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News - 22 February 2011

"Are plastic bag a green scapegoat?" asks BRC

Supemarkets, major multiples and small shops have all been doing their bit to minimise the use of plastic bags. In the process they have introduced cotton re-usable and paper re-usable bags and they ask customers if a bag is essential before offering one. But are they missing the point?

The Environment Agency acknowledges that the production process of thin plastic carrier bags has the lowest carbon footprint of any type of bag although the reluctance of most plastic to biodegrade is obviously another matter.

Nevertheless, this might suggest that efforts to replace them with alternatives is not helping the environment as much as envisaged and might be causing a good deal of confusion for customers.

A new report, Life Cycle Assessment of Supermarket Carrier Bags, also shows that a cotton shopping bag has to be re-used at least 131 times to have less environmental impact than a single-use plastic bag. That is more than once a week for two and a half years begging the question "how many people are that conscientious and how many bags actually last that long? "

Working with customers, retailers virtually halved bag use between 2006 and 2010. But, reacting to the report, the British Retail Consortium (BRC) says the continuing focus on plastic bags is a damaging distraction from more important environmental issues.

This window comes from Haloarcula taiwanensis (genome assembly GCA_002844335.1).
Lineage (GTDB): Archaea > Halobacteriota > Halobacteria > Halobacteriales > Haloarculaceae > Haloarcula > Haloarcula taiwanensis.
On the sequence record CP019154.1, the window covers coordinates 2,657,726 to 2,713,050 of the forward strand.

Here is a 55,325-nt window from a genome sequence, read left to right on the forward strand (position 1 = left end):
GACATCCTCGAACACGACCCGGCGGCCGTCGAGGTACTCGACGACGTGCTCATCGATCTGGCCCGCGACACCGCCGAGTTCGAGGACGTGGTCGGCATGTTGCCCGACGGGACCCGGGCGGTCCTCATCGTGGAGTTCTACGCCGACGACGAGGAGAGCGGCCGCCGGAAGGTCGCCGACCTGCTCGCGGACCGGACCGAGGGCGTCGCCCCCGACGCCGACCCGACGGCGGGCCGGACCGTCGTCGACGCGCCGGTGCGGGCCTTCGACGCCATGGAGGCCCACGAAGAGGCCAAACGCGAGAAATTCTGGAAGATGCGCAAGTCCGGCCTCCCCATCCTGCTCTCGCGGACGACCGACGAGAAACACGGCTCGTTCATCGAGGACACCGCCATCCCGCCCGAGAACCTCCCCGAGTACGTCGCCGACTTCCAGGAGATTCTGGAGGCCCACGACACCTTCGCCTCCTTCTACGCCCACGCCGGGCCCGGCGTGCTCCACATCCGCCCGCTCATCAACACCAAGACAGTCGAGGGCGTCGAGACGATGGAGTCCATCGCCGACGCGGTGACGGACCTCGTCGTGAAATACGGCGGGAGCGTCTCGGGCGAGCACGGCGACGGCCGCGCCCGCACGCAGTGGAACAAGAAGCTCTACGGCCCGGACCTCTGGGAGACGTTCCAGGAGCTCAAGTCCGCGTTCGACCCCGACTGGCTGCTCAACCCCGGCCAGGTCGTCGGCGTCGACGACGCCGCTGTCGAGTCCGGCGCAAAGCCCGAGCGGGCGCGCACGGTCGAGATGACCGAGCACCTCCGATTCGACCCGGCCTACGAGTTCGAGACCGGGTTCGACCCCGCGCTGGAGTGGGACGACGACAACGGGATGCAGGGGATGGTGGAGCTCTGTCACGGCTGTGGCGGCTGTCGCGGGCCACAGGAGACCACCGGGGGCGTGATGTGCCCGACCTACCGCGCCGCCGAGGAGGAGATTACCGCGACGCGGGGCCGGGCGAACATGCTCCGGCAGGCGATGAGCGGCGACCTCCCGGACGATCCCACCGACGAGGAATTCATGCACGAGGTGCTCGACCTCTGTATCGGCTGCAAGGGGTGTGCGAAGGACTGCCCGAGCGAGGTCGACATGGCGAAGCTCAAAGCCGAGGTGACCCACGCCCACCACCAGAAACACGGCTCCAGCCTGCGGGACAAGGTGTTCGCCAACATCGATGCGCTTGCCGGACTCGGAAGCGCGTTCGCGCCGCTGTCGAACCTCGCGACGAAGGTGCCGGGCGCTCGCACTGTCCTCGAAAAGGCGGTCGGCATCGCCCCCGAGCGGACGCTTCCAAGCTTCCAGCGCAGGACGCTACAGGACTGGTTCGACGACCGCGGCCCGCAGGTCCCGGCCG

British Retail Consortium Sustainability Director Andrew Opie said, “We’re pleased to see the Environment Agency’s report acknowledges single-use carrier bags can have less impact than the alternatives. Yes, the plastic bag has become symbolic but this report confirms it is not the great environmental evil some would have us believe.

“Agonising over bags misses the point. There are much bigger targets supermarkets are helping customers to work on, such as reducing food waste. To obsess over bags distracts consumers from making bigger changes to their habits which would do more to benefit the environment.

“Retailers and customers cut bag use by 4.6 billion a year between 2006 and 2010, despite sales increasing during the same period. Handing out bags-for-life and encouraging customers to re-use them is a big part of that.  Efforts to cut down bag use will continue but they must not be the only focus.” 

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Environment Agency
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